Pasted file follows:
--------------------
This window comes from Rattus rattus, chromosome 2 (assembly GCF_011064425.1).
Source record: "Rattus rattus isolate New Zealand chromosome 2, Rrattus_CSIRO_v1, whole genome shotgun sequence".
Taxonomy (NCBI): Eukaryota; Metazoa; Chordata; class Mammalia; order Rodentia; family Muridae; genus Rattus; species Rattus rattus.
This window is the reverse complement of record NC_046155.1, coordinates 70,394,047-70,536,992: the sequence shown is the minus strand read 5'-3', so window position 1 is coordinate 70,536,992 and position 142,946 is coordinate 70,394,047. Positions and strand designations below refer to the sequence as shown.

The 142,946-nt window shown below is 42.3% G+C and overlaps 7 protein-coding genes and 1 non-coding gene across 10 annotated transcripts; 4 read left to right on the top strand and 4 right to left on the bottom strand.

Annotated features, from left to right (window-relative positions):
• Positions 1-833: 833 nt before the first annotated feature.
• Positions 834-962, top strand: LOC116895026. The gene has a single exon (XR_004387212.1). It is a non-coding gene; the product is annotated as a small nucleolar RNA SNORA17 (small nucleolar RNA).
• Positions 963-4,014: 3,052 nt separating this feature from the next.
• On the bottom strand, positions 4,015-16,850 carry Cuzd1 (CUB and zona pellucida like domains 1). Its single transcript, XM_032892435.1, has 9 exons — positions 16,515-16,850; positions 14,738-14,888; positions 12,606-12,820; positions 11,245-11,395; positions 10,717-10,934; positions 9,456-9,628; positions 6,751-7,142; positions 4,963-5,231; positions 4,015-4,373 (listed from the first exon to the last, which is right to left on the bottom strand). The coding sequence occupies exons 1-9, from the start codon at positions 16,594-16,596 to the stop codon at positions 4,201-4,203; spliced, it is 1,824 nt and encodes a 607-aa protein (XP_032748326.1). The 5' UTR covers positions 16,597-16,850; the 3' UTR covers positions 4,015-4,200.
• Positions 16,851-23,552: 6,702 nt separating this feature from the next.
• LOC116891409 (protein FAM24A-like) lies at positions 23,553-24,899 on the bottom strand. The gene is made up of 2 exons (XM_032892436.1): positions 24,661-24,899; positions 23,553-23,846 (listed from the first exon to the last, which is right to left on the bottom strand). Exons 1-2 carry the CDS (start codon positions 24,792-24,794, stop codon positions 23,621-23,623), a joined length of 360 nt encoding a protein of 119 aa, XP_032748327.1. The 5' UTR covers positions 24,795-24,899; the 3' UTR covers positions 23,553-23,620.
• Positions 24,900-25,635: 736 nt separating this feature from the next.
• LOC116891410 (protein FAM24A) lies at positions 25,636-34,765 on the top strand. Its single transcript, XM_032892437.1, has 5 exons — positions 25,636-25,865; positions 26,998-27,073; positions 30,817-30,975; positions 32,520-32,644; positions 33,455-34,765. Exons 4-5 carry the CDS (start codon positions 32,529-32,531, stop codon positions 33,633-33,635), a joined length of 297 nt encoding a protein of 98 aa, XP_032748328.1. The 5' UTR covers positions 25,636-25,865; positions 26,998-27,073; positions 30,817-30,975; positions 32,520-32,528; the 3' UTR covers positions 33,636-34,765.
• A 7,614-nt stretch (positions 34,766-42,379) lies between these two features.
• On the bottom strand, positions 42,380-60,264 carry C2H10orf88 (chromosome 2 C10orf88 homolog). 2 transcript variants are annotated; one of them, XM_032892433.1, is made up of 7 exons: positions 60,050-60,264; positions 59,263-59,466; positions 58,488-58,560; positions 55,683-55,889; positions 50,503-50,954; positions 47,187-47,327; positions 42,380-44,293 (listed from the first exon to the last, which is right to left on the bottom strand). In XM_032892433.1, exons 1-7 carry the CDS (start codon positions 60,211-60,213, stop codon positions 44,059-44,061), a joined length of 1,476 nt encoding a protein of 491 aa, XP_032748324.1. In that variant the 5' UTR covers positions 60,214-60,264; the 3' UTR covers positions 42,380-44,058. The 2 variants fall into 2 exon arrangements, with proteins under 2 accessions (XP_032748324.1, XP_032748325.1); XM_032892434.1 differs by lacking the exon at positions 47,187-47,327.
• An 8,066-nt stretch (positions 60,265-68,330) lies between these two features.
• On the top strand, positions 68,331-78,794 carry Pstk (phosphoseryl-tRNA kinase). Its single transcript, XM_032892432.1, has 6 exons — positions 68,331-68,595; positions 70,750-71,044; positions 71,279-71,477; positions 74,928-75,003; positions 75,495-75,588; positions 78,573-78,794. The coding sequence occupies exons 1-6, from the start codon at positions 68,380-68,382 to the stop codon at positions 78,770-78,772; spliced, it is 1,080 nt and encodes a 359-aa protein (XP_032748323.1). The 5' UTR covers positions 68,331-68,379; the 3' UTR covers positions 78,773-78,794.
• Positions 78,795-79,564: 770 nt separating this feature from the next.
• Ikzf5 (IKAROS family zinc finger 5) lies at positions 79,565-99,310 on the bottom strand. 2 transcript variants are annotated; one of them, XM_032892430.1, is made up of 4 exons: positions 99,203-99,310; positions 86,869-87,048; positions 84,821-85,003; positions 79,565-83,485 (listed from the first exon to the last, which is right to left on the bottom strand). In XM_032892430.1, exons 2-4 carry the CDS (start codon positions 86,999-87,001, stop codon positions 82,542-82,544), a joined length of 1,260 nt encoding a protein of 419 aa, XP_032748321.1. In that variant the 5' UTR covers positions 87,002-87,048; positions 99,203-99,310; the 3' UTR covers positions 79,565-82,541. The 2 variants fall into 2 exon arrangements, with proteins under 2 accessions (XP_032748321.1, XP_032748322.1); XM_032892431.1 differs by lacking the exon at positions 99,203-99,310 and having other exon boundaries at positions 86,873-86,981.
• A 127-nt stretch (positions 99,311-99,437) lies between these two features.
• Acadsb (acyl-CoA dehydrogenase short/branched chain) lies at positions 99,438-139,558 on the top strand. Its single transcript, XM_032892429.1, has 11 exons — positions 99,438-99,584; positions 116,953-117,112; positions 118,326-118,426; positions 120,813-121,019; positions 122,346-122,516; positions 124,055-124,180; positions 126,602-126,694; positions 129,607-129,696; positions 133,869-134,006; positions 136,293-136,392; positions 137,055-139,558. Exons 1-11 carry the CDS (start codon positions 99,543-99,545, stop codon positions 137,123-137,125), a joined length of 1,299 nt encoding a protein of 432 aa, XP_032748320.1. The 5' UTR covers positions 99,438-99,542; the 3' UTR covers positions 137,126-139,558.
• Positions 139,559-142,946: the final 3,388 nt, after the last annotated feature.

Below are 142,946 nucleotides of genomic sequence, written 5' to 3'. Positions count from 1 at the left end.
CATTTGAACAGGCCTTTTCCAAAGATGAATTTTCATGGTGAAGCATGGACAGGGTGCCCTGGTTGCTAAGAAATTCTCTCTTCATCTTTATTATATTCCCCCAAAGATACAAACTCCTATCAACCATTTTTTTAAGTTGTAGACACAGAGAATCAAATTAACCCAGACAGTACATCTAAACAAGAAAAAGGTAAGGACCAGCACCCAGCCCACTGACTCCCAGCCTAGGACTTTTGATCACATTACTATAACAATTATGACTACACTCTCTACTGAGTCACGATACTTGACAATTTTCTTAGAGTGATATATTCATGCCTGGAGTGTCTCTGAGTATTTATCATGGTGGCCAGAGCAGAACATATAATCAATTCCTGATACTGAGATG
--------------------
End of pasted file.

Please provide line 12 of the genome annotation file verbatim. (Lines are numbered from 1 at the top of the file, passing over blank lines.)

• LOC116891409 (protein FAM24A-like) lies at positions 23,553-24,899 on the bottom strand. The gene is made up of 2 exons (XM_032892436.1): positions 24,661-24,899; positions 23,553-23,846 (listed from the first exon to the last, which is right to left on the bottom strand). Exons 1-2 carry the CDS (start codon positions 24,792-24,794, stop codon positions 23,621-23,623), a joined length of 360 nt encoding a protein of 119 aa, XP_032748327.1. The 5' UTR covers positions 24,795-24,899; the 3' UTR covers positions 23,553-23,620.